Depression and Long-Term Prescription Opioid Use and Opioid Use Disorder: Implications for Pain Management in Cancer.
Preventing depression in cancer patients on long-term opioid therapy should begin with depression screening before opioid initiation and repeated screening during treatment. In weighing the high morbidity of depression and opioid use disorder in patients with chronic cancer pain against a dearth of evidence-based therapies studied in this population, patients and clinicians are left to choose among imperfect but necessary treatment options. When possible, we advise engaging psychiatric and pain/palliative specialists through collaborative care models and recommending mindfulness and psychotherapy to all patients with significant depression alongside cancer pain. Medications for depression should be reserved for moderate to severe symptoms. We recommend escitalopram/citalopram or sertraline among selective serotonin reuptake inhibitors (SSRIs), or the serotonin and norepinephrine reuptake inhibitors (SNRIs) duloxetine, venlafaxine, or desvenlafaxine if patients have a significant component of neuropathic pain or fibromyalgia. Tricyclic antidepressants (TCAs) (consider nortriptyline or desipramine, which have better anticholinergic profiles) should be considered for patients who do not respond to or tolerate SSRI/SNRIs. Existing evidence is inadequate to definitively recommend methylphenidate or novel agents, such as ketamine or psilocybin, as adjunctive treatments for cancer-related depression and pain. Physicians who treat patients with cancer pain should utilize universal precautions to limit the risk of non-medical opioid use (non-medical opioid use). Patients should be screened for non-medical opioid use behaviors at initial consultation and at regular intervals during treatment using a non-judgmental approach that reduces stigma. Co-management with an addiction specialist may be indicated for patients at high risk of non-medical opioid use and opioid use disorder. Buprenorphine and methadone are indicated for the treatment of opioid use disorder, and while they have not been systematically studied for treatment of opioid use disorder in patients with cancer pain, they do provide analgesia for cancer pain. While an interdisciplinary team approach to manage psychological stress may be beneficial, this may not be possible for patients treated outside of comprehensive cancer centers.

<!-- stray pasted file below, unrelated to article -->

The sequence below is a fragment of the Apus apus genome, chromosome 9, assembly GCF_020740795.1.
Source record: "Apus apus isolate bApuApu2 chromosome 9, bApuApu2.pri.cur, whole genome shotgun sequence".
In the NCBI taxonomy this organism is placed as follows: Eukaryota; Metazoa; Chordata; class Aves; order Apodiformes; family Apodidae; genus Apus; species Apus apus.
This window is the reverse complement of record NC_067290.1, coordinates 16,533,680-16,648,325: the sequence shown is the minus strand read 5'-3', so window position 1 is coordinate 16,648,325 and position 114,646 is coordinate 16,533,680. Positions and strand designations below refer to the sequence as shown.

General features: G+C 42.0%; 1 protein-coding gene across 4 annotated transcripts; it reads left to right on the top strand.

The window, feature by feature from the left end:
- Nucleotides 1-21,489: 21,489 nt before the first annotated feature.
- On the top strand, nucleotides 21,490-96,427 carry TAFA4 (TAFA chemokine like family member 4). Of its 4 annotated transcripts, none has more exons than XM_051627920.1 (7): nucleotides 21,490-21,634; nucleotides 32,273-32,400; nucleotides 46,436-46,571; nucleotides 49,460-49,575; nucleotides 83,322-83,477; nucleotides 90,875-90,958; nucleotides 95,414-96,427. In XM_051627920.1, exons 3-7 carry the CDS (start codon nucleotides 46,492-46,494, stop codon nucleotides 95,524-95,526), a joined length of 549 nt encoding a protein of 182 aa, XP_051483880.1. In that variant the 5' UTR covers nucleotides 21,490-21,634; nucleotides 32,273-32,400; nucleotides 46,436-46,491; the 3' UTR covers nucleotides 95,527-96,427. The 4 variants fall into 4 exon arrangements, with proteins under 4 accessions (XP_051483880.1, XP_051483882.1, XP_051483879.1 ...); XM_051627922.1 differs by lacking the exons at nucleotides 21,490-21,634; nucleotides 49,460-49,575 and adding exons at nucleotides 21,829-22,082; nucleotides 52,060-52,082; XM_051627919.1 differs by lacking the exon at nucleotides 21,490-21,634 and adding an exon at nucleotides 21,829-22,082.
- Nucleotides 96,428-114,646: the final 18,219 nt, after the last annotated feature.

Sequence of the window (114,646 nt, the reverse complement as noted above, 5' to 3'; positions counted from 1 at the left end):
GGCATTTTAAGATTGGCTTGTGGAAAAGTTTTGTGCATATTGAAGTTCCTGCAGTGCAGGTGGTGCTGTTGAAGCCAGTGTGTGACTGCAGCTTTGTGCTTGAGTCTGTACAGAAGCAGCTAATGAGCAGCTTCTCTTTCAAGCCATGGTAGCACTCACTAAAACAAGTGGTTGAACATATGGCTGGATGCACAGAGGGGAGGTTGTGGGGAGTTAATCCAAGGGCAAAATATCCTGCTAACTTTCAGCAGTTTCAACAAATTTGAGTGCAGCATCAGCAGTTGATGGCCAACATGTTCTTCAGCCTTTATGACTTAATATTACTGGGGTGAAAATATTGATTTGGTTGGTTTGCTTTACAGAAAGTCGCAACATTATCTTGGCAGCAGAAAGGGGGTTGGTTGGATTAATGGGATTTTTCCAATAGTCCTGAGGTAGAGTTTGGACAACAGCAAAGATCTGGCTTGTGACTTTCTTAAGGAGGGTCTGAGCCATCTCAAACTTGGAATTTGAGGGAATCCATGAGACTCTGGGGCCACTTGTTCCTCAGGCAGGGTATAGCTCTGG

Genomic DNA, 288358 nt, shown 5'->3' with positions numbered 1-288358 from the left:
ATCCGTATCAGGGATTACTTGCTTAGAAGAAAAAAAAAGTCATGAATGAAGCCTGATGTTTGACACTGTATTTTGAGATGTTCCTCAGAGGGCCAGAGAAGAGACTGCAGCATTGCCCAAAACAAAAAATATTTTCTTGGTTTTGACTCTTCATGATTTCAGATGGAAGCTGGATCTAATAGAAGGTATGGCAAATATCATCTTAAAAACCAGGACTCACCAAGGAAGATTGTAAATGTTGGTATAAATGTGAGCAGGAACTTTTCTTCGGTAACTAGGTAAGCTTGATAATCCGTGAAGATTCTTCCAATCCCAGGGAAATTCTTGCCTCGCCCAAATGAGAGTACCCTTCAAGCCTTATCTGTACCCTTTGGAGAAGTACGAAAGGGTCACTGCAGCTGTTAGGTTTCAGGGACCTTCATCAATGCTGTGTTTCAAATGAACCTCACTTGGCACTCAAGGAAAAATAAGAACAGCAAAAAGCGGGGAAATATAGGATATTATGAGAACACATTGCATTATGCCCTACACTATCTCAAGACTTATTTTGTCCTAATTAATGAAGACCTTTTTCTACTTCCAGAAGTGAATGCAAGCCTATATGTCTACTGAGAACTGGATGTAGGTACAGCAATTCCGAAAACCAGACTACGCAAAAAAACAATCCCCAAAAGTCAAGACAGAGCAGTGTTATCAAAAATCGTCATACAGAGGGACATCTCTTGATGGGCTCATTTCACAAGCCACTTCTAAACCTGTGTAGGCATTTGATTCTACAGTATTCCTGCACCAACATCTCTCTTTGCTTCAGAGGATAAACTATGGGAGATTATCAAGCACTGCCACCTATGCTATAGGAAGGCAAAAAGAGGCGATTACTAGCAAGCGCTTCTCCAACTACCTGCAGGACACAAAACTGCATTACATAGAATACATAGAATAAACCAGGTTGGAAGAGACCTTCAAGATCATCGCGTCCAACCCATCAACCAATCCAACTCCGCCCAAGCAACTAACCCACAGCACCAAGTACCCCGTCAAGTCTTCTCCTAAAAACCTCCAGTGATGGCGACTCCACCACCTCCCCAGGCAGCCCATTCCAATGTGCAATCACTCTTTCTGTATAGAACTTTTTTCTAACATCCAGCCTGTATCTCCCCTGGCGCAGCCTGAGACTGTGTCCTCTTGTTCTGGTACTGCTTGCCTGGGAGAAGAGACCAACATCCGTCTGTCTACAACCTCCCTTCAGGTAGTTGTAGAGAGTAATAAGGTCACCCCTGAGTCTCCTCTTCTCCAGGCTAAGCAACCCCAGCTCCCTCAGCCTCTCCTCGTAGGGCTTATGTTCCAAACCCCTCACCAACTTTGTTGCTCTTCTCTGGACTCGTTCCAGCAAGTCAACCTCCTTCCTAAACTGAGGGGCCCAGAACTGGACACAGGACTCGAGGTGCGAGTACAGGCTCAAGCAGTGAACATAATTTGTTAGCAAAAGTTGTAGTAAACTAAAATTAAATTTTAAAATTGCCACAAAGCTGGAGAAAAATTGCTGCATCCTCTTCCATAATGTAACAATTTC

Bates, N; Bello, JK; Osazuwa-Peters, N; Sullivan, MD; Scherrer, JF
Volume / Issue
Start / End Page
Pubmed Central ID
Electronic International Standard Serial Number (EISSN)
Digital Object Identifier (DOI)